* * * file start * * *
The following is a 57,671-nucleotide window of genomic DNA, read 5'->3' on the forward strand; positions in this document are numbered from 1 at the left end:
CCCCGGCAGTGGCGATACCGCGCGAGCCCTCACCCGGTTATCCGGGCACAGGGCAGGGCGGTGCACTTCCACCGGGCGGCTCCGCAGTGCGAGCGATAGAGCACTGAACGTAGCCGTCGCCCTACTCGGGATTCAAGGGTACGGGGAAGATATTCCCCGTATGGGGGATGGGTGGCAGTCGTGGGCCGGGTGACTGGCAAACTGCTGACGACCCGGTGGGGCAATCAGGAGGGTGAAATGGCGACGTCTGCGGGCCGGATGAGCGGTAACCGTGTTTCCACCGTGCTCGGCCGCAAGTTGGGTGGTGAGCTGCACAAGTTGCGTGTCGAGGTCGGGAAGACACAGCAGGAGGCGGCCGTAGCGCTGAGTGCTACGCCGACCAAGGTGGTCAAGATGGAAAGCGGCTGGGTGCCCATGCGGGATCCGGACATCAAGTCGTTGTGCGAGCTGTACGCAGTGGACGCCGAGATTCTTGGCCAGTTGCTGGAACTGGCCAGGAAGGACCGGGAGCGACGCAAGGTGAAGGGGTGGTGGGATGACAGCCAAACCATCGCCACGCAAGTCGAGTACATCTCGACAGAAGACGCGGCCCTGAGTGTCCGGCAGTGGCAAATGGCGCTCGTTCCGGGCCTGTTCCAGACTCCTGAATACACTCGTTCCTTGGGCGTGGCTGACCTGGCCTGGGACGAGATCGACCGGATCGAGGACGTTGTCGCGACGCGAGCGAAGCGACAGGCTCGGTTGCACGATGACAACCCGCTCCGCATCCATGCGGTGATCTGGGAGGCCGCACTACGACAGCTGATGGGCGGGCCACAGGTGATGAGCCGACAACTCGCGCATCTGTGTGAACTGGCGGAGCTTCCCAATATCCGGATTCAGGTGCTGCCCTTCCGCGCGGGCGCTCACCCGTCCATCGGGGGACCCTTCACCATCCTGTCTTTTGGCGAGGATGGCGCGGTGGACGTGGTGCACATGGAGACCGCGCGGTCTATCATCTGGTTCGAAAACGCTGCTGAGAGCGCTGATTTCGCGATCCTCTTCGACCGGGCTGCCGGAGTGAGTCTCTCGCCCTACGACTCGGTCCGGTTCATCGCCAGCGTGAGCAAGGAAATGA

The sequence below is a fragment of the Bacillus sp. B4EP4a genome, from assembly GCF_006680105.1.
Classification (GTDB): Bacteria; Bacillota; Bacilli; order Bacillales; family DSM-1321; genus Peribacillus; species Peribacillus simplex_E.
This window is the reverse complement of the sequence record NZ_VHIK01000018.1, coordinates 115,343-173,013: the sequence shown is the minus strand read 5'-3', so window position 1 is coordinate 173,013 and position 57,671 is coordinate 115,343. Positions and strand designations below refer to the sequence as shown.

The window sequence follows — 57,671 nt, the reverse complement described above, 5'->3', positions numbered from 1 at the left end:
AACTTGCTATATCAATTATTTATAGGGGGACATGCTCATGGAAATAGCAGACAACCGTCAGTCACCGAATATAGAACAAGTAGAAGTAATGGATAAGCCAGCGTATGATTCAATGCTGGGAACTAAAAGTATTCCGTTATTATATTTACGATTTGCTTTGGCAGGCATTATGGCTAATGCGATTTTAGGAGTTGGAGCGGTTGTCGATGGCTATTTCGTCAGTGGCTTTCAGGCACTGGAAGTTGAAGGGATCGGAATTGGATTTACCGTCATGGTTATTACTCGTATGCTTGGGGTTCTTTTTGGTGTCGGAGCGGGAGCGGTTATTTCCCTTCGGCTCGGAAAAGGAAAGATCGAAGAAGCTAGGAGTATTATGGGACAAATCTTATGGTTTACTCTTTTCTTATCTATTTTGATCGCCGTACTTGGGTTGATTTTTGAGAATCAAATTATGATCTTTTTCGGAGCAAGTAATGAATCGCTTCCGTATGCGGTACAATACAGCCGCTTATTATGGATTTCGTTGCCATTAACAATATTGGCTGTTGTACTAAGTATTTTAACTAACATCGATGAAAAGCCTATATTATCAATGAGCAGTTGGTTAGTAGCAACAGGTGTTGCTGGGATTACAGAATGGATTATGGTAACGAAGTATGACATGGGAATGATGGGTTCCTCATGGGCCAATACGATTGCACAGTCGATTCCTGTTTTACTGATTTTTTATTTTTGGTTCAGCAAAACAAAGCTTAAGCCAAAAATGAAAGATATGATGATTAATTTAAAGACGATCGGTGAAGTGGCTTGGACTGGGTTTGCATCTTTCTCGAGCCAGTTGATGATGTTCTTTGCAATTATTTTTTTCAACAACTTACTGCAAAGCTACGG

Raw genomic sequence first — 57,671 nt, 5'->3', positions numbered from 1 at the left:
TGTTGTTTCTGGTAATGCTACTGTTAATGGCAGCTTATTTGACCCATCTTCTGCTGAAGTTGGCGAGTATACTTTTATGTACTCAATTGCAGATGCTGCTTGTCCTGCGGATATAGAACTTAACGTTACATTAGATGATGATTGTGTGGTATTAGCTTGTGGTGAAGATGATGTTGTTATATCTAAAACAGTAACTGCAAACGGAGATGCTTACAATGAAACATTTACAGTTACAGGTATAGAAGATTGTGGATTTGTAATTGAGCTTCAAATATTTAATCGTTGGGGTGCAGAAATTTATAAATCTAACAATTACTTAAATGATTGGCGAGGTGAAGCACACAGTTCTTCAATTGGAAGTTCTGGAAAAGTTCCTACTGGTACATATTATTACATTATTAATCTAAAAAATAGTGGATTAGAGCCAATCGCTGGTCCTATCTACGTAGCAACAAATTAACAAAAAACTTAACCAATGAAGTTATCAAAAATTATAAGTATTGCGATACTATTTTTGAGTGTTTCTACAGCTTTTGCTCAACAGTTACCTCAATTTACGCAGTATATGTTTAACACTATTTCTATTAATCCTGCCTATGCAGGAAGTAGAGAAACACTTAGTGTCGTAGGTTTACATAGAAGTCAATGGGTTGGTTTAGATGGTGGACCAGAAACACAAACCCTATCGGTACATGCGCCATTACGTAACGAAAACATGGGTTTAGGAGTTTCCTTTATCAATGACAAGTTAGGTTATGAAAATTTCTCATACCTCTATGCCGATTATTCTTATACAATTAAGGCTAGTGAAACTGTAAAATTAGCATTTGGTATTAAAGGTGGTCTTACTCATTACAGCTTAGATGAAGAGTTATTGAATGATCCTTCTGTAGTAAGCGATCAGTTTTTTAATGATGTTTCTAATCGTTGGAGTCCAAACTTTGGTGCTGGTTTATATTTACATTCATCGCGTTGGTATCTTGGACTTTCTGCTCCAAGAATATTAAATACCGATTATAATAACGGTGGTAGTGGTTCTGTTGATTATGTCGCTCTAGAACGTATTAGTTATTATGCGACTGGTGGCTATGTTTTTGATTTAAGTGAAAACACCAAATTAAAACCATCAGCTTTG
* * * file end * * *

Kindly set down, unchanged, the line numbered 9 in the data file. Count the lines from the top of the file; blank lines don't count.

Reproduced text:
TGTTGTTTCTGGTAATGCTACTGTTAATGGCAGCTTATTTGACCCATCTTCTGCTGAAGTTGGCGAGTATACTTTTATGTACTCAATTGCAGATGCTGCTTGTCCTGCGGATATAGAACTTAACGTTACATTAGATGATGATTGTGTGGTATTAGCTTGTGGTGAAGATGATGTTGTTATATCTAAAACAGTAACTGCAAACGGAGATGCTTACAATGAAACATTTACAGTTACAGGTATAGAAGATTGTGGATTTGTAATTGAGCTTCAAATATTTAATCGTTGGGGTGCAGAAATTTATAAATCTAACAATTACTTAAATGATTGGCGAGGTGAAGCACACAGTTCTTCAATTGGAAGTTCTGGAAAAGTTCCTACTGGTACATATTATTACATTATTAATCTAAAAAATAGTGGATTAGAGCCAATCGCTGGTCCTATCTACGTAGCAACAAATTAACAAAAAACTTAACCAATGAAGTTATCAAAAATTATAAGTATTGCGATACTATTTTTGAGTGTTTCTACAGCTTTTGCTCAACAGTTACCTCAATTTACGCAGTATATGTTTAACACTATTTCTATTAATCCTGCCTATGCAGGAAGTAGAGAAACACTTAGTGTCGTAGGTTTACATAGAAGTCAATGGGTTGGTTTAGATGGTGGACCAGAAACACAAACCCTATCGGTACATGCGCCATTACGTAACGAAAACATGGGTTTAGGAGTTTCCTTTATCAATGACAAGTTAGGTTATGAAAATTTCTCATACCTCTATGCCGATTATTCTTATACAATTAAGGCTAGTGAAACTGTAAAATTAGCATTTGGTATTAAAGGTGGTCTTACTCATTACAGCTTAGATGAAGAGTTATTGAATGATCCTTCTGTAGTAAGCGATCAGTTTTTTAATGATGTTTCTAATCGTTGGAGTCCAAACTTTGGTGCTGGTTTATATTTACATTCATCGCGTTGGTATCTTGGACTTTCTGCTCCAAGAATATTAAATACCGATTATAATAACGGTGGTAGTGGTTCTGTTGATTATGTCGCTCTAGAACGTATTAGTTATTATGCGACTGGTGGCTATGTTTTTGATTTAAGTGAAAACACCAAATTAAAACCATCAGCTTTG